Analysts expect Equinor to earn more than NOK 70 billion this year, after gas prices soared and oil prices topped $80 a barrel for the first time in three years. The oil expert says that the situation in the market has been “completely turned upside down”.
However, rising gas prices in Europe are a headache for consumers For export countries like Norway, money flows to.
Carnegie analyst Oddvar Bjørgan predicts that when the year ends, oil and gas giant Equinor will make its biggest profit in a decade.
Equinor has a market capitalization of 700 billion
He estimates Equinor will generate adjusted profit after tax of $8.6 billion, the highest level since 2011 when oil prices were at $110 a barrel. In NOK, this corresponds to 73 billion NOK.
The reason is mostly due to gas prices in Europe, which have reached record levels.
Completely turned upside down
According to Bjørgan, Equinor’s production volume is divided into about half oil and half gas, roughly.
– But then the typical price of oil was 2 times higher than the price of gas, and then you quickly get three-quarters of oil and a quarter of gas in the results. But for now, this has been completely turned on its head. Now the price of gas is twice the price of oil.
It is estimated that current gas prices are equivalent to $200 per barrel of oil.
– As it is now, never seen before. Historically, it is very unusual for gas prices to be higher than oil prices on an energy equivalent basis.
Other analysts also expect a sharp jump in Equinor’s earnings this year. According to forecasts compiled by Bloomberg, they estimated adjusted profit after tax of $8.3 billion, up from $924 million last year.
Five times the price of gas
Prices in the gas market have seen sharp fluctuations this week. On Wednesday, the price rose for the first time by more than 30 percent. But after Russian President Vladimir Putin hinted that the country could stabilize prices by increasing gas supplies, prices fell again.
Gas prices drop after Putin’s move
Since April, prices have increased fivefold. Part of the reason is last year’s cold winter that left little gas in storage, competition between Asia and Europe for liquefied natural gas (LNG), lower-than-normal Russian gas supplies, and lower production in countries like the UK and UK. Holland.
It’s a global bidding war in the run-up to a potentially cold winter. This isn’t just a European crisis, it’s a global situation, senior analyst Bjarne Schieldrop at SEB said on Tuesday.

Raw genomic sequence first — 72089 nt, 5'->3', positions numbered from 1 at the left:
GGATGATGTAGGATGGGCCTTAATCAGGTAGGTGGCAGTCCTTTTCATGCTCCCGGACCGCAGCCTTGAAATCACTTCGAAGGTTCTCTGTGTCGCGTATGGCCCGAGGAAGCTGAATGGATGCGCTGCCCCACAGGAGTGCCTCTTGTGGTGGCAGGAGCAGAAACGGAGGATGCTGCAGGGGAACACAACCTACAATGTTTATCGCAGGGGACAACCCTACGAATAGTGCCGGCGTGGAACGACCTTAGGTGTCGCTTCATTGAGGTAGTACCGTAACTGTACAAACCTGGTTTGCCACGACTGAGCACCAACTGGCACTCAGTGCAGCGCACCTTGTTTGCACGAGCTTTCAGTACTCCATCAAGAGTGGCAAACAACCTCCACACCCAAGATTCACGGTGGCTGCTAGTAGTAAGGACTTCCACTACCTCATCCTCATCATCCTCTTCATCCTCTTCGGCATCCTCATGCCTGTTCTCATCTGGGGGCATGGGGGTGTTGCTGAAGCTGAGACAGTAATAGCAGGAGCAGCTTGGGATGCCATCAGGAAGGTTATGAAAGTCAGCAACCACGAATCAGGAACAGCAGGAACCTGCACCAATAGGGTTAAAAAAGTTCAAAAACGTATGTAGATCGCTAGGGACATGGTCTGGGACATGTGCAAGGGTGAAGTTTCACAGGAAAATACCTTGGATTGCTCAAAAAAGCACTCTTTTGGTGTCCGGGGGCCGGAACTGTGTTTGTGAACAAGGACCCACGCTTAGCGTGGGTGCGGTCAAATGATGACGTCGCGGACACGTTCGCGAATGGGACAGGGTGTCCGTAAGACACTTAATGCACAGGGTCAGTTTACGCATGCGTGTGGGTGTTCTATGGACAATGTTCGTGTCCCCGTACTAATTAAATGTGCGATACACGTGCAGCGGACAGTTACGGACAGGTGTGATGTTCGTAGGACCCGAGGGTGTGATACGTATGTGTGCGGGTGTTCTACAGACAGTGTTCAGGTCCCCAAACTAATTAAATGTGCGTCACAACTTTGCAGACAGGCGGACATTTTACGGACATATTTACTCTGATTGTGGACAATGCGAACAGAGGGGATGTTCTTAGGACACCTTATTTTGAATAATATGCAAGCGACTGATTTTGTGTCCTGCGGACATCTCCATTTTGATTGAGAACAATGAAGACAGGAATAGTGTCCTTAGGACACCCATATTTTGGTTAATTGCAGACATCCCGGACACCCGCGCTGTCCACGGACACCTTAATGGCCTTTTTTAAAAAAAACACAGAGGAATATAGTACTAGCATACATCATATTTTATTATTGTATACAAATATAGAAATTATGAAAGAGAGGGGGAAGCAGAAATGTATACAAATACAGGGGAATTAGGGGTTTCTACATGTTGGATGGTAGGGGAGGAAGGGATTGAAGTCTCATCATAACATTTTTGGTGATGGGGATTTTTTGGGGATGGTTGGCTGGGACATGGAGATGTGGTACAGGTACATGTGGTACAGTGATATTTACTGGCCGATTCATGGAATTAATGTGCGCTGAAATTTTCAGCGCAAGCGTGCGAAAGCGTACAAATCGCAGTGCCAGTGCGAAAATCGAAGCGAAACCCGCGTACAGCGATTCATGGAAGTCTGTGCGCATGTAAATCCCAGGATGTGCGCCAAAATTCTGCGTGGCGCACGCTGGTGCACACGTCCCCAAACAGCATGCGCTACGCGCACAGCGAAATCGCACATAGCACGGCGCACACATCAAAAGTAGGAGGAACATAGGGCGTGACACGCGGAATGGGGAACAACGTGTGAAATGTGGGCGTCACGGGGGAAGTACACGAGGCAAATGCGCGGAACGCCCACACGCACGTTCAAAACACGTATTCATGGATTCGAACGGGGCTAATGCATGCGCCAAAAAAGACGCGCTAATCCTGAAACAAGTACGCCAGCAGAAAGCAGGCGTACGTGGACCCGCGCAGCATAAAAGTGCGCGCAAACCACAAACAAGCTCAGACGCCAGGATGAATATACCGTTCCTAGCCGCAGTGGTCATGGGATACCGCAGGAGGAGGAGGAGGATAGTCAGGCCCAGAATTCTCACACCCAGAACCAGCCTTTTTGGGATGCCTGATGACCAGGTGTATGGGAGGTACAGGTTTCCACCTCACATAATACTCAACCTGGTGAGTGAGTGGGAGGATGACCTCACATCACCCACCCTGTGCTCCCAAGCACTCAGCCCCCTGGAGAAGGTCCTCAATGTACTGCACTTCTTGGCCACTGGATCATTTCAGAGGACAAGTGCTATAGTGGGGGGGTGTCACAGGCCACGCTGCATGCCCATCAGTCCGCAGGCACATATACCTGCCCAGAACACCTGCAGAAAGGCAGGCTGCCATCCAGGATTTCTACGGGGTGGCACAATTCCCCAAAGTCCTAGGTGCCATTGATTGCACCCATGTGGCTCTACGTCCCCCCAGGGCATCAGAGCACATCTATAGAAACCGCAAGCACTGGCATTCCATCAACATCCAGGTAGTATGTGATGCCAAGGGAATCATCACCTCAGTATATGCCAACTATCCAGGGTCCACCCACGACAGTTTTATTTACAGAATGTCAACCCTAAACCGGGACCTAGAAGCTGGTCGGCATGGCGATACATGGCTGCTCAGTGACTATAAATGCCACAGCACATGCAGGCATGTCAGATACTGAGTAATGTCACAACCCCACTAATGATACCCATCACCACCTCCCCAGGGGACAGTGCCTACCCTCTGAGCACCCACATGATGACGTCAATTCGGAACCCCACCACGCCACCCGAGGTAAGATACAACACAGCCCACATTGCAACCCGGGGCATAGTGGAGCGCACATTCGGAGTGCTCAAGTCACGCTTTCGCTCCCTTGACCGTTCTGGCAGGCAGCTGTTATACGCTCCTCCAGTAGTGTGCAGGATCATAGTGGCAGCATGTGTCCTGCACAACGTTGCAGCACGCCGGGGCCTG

Meanwhile, oil prices rose above $80 a barrel again after limited OPEC production, the highest level in three years.
Equinor can deliver more gas: – Extraordinarily tight
Anders Holte, a Kepler Cheuvreux analyst, notes that Equinor sold gas for $5.7 per cubic foot in 2019, while the price is now $30.
Equinor published this week The company’s internal gas price for the third quarter. It shows a doubling from the second quarter, which is nearly ten times higher than it was in the third quarter last year.
Fixed costs. This obviously has a huge impact on revenue, Holt says.
– It is sufficient that the company is likely to be debt-free during the month of December. He adds that this may have his say.
– Hoax with rising gas prices
There are three elements that multiply and give good numbers. In one of the years when the price of oil was high, gas prices were so high, they sold off wind power at a fairly solid gain, says Nordea investment manager Robert Ness.
– All three spheres went abnormally, he thought.
Billionaire project secures more Norwegian gas for Brits
Næss estimates that Equinor could be left with a profit of around NOK 80 billion in 2021. He thinks the year is special.
– Profits will decrease significantly in a normal year. Even if you reduce your debt to fairly small amounts by making a lot of money, it is the long-term profitability that matters for stock valuation.
Bjørgan believes that the price of oil could remain near $70 a barrel.
– But it’s probably a hoax with rising gas prices as you can see now. You have gas prices of $200 a barrel. I think it will probably go down eventually.
State-owned Equinor and Petoro account for a large share of Norway’s gas exports, and have seen a sharp rise in gas prices.
“Obviously, that’s good for Equinor, and we’re taking advantage of our opportunities in this market.” But how long those prices will last, no one knows, CFO Ulrica Fearn told E24 during the Pareto conference in September.
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